Kinship Wisdom

I was brought up at the heart of the Seventh-day Adventist community. My father was a paid and ordained minister for forty-four years. Working with equal commitment to the church, my mother was an unpaid pastor (eventually ordained as an elder). But my parents never tried to hide either their own imperfections or those of the church. They taught us to be “boundary dwellers” to look for truth everywhere — both inwards into the church and outwards into the wider and very real world. They also taught us the core Adventist value of “present truth” — the idea that new truths are revealed to the people of God at different times in history. They taught us to look for and seek to discern that truth wherever and whenever we could find it. I believe I heard some of that “present truth” last weekend at a meeting of European Kinship.

Some years ago, when I was first invited to a meeting of Kinship which describes itself as a “safe community for LGBT Adventists and allies,” I found myself in a new community of people, many of whom are or want to be part of the Seventh-day Adventist Church. Of course, they are not all paragons — but neither am I and neither are the people with whom I sit in church every week. It’s so important never to forget that.

I have listened at various Kinship meetings, and in my work as a counselor and therapist, to so many stories. I have heard in both places the stories of serious women and men who seek to be faithful to God and honest with themselves about who they are. And as I have listened to them, I have been impressed by many of them who have struggled greatly on the journey to be true to God and true to themselves in the face of misunderstanding and intolerance.

Some of them have worked at lot harder at being honest with themselves than I or some of my straight friends have done. And so many of them have suffered and continue to suffer at the hands of powerful and sadly ignorant church people who claim to be following Jesus of Nazareth but succeed only in perpetuating fear and prejudice. In the face of all this, some Kinship members have become wise and thoughtful people who have so much to offer the wider church.

As I sat with the group at Kinship Europe meeting last weekend, they agreed that, before they parted, they would offer each other some of the skills they have learned in being “boundary dwellers” on the edge of a church which offers them so little welcome.

They had so much wisdom to offer. Here are my top ten of their rules for being boundary dwellers:

1. Be authentic — be yourself. Be willing to share your story and experience.

2. Listen and try to be open to others’ stories. Be non-judgmental.

3. Don’t expect everyone to like you. Don’t try to please everyone.

4. Open your home to people. Build community with all sorts of people.

5. Contribute informally and do as much for your church as you can.

6. Remember you have the power to choose your reaction — don’t play the victim.

7. Answer criticism quietly.

8. Use humor to disarm people.

9. Don’t make too big a deal of “your issues” — other people have issues too.

10. Use your support network.

If only everyone would follow just some of this advice — not only with Kinship members and their like but also with everyone they meet …if only!...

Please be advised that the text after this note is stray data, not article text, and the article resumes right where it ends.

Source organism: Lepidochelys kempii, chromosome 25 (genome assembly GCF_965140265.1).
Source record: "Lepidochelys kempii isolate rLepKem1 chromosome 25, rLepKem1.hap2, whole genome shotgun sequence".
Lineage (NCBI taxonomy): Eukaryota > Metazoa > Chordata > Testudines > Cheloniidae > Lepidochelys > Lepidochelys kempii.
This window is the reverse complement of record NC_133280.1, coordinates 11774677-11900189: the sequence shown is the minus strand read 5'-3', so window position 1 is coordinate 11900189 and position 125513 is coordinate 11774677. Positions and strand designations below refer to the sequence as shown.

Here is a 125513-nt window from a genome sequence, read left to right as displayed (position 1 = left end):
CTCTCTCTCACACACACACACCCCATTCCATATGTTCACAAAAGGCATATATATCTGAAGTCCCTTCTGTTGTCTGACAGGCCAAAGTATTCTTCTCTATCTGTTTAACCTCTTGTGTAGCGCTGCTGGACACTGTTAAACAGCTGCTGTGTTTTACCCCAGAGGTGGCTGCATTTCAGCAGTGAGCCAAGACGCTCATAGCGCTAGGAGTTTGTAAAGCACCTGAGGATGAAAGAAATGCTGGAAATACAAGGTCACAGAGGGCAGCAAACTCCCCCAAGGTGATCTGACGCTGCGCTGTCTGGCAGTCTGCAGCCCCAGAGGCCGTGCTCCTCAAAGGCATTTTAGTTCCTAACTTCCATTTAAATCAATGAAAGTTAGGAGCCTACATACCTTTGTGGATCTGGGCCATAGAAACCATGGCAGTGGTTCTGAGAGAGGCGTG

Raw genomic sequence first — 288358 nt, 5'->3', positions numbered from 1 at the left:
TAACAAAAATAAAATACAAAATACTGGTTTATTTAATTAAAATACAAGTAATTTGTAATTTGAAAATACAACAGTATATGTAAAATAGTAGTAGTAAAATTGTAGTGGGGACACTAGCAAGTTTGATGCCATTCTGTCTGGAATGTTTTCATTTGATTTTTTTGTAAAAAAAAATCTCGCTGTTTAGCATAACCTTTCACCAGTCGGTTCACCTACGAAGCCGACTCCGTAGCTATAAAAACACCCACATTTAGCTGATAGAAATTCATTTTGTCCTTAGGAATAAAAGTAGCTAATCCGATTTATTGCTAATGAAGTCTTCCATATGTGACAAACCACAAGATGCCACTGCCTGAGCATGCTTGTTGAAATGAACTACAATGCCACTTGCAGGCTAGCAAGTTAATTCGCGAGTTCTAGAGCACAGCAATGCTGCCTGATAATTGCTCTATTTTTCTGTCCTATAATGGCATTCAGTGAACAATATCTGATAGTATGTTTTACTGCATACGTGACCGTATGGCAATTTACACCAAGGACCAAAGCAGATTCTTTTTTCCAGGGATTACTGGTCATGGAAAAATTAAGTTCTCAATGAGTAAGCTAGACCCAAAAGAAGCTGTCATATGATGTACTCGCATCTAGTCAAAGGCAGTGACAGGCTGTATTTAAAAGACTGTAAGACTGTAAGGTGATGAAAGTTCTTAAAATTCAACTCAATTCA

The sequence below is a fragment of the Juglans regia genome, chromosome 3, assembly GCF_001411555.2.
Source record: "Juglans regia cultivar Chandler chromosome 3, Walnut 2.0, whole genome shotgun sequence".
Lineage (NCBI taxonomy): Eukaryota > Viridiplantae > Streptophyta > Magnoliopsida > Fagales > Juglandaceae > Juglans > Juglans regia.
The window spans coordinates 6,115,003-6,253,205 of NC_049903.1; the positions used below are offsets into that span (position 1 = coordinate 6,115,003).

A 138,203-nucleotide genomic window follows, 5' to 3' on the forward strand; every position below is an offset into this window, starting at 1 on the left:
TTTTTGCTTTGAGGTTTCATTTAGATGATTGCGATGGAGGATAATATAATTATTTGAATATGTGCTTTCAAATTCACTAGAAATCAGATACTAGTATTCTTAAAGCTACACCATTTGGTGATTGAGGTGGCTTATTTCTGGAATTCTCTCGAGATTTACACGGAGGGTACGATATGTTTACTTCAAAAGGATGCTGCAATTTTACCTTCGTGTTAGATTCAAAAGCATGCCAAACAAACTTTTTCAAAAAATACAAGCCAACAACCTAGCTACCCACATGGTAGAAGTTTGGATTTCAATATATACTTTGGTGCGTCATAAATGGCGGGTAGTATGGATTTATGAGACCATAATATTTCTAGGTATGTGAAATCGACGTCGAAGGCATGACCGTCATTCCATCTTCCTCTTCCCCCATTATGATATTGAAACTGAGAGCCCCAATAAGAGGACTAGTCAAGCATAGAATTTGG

Helen Pearson is a counselor, psychotherapist, writer, and trainer from Wokingham in England and a longtime elder of Newbold Church. She and her husband, Michael, run the website Pearsons’ Perspectives where this and similar articles can be found. It is reprinted here with permission.

Photo by Sharon McCutcheon on Unsplash

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This is a companion discussion topic for the original entry at http://spectrummagazine.org/node/9885
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"Of course, they are not all paragons — but neither am I and neither are the people with whom I sit in church every week. It’s so important never to forget that."

Yes. I haven’t meet a complete “saint” yet…though so many in the SDA church put on a good “face” for others. We have all “fallen short” and are on equal ground before Jesus.

Thank-you for your thoughts and observations.

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This article is so touching in its sincerity and yet leads me, as a reader, to question my own acts toward others. Don’t we all need to question our kindness to those not exactly like us in thought and action? Should we not sincerely strive to follow Jesus’ example in teaching and trust God enough that all are in HIS image? Should we not accept all people, where ever they are in their walk with God, into our community? Is it not God who accepts all and changes people not me or you?

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Thank you, Helen, for a clear and heartfelt view of our companions on the Way. We are all fellow travelers.

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As believers in Jesus, we are “kin”. Like it or not. And as such, He continues to make each more like Him each day. As I cast my gaze about the sanctuary on Sabbath morning, I cannot fail to wonder what it truly means to be “more like Him”. So much of who we really are is not quite so readily apparent to me. Yet so little of what I really know about the rest of my kin, is so abundantly apparent to Him.

The “Sea of Glass” will one say be such an incredible reality and greater still such a sparkling metaphor. His reflection, your reflection and my reflection will stun us for certain. Stunning to reveal His likeness juxtaposed upon ours. Still so very us, yet at once so very Him.

We keep using that word, “kinship” as if it naturally separates us, one from another. I don’t think we always use it in ways He knows to be best.

Lovely and inviting article. Reminds me of who I really am and who He wants me to be.

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